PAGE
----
5-12-08 Procol Harum – “In The Wee Small Hours of Sixpence”
This single was nominated by my old friend Brian Ware.
The version of it that I have is from
Where to start with my fandom of Procol Harum? I dearly love their first 5 albums (and am rather fond of the next 5 albums, as well), and this is a fantastic single. It’s always interesting for me to read about how influenced P.H. were by Bob Dylan – and they, in turn, influenced The Band. Interesting!
Are you with me in wondering why there was never a lyricist Keith Reid solo album? I mean, King Crimson’s Pete Sinfield got a solo album! I suppose we should be thankful that there are numerous Gary Brooker solo albums (and Matthew Fischer solo albums, for that matter). Was Keith Reid the first person to ever be named as specifically a lyricist for a rock band, receiving credit on the LP cover, treated as an actual member of the band? Did you know that Procol Harum was named after a small tabby cat?
Quite frankly, I cannot fault any of the singles released by Procol Harum – all of them are great – “A Whiter Shade Of Pale” has certainly raked in the accolades over the years – but “Homburg”, “In The Wee Small Hours…” and many others are deserving of esteemed ‘critical credit’. They (the singles) deserved better.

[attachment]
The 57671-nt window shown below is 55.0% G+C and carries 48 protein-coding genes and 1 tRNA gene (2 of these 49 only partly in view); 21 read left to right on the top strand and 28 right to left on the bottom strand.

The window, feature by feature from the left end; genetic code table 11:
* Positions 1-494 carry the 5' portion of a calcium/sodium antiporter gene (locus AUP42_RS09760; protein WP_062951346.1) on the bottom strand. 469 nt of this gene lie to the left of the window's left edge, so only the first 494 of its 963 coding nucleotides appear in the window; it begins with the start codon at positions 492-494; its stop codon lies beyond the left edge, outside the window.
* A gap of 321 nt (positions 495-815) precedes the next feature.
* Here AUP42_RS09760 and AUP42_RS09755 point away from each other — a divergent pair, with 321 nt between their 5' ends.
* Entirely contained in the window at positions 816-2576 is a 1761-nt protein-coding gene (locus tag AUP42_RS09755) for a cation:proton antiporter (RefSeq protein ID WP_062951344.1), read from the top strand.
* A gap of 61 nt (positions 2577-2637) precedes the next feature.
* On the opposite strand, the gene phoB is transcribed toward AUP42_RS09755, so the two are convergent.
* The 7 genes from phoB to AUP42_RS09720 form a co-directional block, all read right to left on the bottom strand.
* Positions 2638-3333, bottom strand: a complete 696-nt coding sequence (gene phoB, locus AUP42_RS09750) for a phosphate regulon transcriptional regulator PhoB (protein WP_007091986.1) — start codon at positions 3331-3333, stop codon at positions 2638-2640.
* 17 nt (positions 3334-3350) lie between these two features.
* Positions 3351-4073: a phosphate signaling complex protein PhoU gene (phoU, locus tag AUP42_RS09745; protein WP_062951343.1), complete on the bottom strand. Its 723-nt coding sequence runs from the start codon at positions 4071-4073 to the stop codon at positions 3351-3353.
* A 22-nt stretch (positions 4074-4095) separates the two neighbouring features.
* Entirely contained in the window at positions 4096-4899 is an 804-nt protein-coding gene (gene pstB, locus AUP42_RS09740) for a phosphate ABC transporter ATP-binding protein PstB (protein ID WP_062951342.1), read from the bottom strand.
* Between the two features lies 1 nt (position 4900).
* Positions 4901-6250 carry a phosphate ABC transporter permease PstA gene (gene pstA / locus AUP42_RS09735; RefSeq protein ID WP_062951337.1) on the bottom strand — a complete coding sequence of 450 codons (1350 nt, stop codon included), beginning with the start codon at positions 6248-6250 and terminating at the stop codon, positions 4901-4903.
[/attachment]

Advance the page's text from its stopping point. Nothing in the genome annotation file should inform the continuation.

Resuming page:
It is curious that P.H. were formerly known as The Paramounts – essentially the sanem group as found on the first several P.H. albums – signed to Parlophone Records – making ‘white boy R&B’ records not a million miles from The Beatles & The Rolling Stones – this is the company that I find Procol Harum with. Top drawer British rock music.
One listen to “In The Wee Small Hours…” confirms that they were capable of very fine psychedelic British pop music – along the lines of, say, Donovan or Traffic. This really should’ve been a big hit. At what point does pop music become rock music? The Japanese have a term for this kind of single – “Pre-70’s”. In a few short years, this kind of single would be a little more common – but in 1968? A rare bird indeed. (And they probably also influenced Rare Bird, too!)
So, thank you, Procol Harum! Fantastic single, fantastic albums. The very fabric of British pop culture, worthy of all.
Labels: Trophy Album